Fifty-to-One

Fifty-to-One

3.2 15
by Charles Ardai
     
 

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CELEBRATING 50 YEARS OF HARD CASE CRIME!

Okay, not really. But what if, instead of having been founded 50 books ago, Hard Case Crime had been founded 50 years ago, by a rascal out to make a quick buck off the popularity of pulp fiction? Such a fellow might make a few enemies – especially after publishing a supposed non-fiction account of a heist

Overview

CELEBRATING 50 YEARS OF HARD CASE CRIME!

Okay, not really. But what if, instead of having been founded 50 books ago, Hard Case Crime had been founded 50 years ago, by a rascal out to make a quick buck off the popularity of pulp fiction? Such a fellow might make a few enemies – especially after publishing a supposed non-fiction account of a heist at a Mob-run nightclub, actually penned by an 18-year-old showgirl. With both the cops and the crooks after them, our heroes are about to learn that reading and writing pulp novels is a lot more fun than living them...

Editorial Reviews

Publishers Weekly

High-speed action and nonstop thrills highlight the 50th novel from Hard Case Crime, penned by publisher and Edgar-winning writer Ardai (The Good-Neighbor Policy). Smalltown girl Trixie becomes a dancer in a New York nightclub in the 1950s and decides to write about the dirty side of the business. When her tell-all becomes a sensation, mob boss Sal Nicolazzo threatens the publisher, demanding to know who committed the heist chronicled in the book. Trixie's fiction is mirrored by fact, and $3 million of mobster money is missing. With time running out and lives on the line, Trixie races to discover the truth. Ardai sets an impressive standard for the new wave of pulp crime fiction. With good girls, bad girls, mob kings and grifters, suspense is guaranteed, though astute readers may see through the twists. Breathless action and entertaining characters make this a page-turner from start to finish. (Nov.)

Copyright © Reed Business Information, a division of Reed Elsevier Inc. All rights reserved.

Product Details

ISBN-13:
9780843959680
Publisher:
Dorchester Publishing Company, Inc.
Publication date:
11/25/2008
Series:
Hard Case Crime
Pages:
333
Product dimensions:
4.10(w) x 6.70(h) x 1.00(d)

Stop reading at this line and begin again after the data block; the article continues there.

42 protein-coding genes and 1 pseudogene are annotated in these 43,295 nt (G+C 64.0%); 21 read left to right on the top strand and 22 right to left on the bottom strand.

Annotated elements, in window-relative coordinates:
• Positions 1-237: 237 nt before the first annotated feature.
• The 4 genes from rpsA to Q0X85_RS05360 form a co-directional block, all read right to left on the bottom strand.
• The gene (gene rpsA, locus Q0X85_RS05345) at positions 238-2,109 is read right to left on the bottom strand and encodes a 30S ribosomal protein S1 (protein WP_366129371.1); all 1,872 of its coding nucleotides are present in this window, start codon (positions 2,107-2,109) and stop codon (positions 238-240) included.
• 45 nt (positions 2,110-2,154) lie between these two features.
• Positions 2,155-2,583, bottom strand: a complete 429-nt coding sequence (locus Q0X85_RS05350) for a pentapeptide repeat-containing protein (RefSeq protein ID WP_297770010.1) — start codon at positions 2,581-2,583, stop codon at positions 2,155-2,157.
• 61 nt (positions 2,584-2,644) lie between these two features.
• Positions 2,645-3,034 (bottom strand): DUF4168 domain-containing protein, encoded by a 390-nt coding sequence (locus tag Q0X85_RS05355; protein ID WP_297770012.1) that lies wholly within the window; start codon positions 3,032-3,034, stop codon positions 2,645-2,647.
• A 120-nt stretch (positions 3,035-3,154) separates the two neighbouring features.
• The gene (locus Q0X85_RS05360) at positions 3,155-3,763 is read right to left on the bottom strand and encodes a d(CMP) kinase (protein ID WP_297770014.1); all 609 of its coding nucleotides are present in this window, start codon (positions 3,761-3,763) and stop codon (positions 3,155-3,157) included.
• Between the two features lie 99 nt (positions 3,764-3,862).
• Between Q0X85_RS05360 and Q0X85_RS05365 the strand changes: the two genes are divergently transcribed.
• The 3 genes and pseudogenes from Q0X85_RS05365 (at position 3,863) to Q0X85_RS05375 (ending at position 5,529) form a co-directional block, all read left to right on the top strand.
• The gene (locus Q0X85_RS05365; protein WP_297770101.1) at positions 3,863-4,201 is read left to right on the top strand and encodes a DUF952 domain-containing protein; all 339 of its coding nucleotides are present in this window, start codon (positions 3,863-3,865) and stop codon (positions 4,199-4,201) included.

Meet the Author

Charles Ardai is the founder and editor of Hard Case Crime and the Edgar Award-winning author of the acclaimed novels Little Girl Lost and Songs of Innocence.

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Fifty-to-One 3.3 out of 5 based on 0 ratings. 14 reviews.
John_Veritas More than 1 year ago
This is the 50th work in a series where a different author writes each book. Each chapter has a title of one of the books in the series (in the order of publication). If you like pulp crime/mystery novels, this one is right up your alley.
Anonymous More than 1 year ago
This book leaves me without an opinion. Thats neither good or bad. From the begining i was hooked, wondering who is this girl and where is she going? Then as each page turned i wondered what kind of trouble she could possibly be getting into, being as though this is a crime novel. But the more i kept reading, the longer the emotional roller coaster ride i was on continued.there was a point in the book (which took long to get to) that i felt this book was getting better. There was action, car chases, mobsters, two faced criminals, murder, gun fights, sex, you name and it was there. All that seemed to interest me, however got lost somewhere and was nowhere to be found. I mean the action was still there, but my interest wasnt. And thats more so because it got really slow, went in circles forever, and a bunch of things that made no sense happened. All of that plus an ending that could have been better. I knew who stole the money all along. Why couldnt she have thought of that? Then i wouldnt have wasted my time thinking the book would have some kind of twist to make up for what it lacked, sense. Other than that it was ok to kill time reading it. I think it could have been better. -ITSLIKEDIS
Anonymous More than 1 year ago
Anonymous More than 1 year ago
So this is pulp fiction. It's a quick read that doesn't make a lot of sense but is kind of fun.
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Anonymous More than 1 year ago
Could someone who has actually read the book write a book review? It would be appreciated!!!
Anonymous More than 1 year ago
Sounds pointless, no one that has an awesome NOOKcolor is gonna get a book from the 1950s! Why isnt there "Free Fridays" anymore!?
Anonymous More than 1 year ago
is this hardy boys?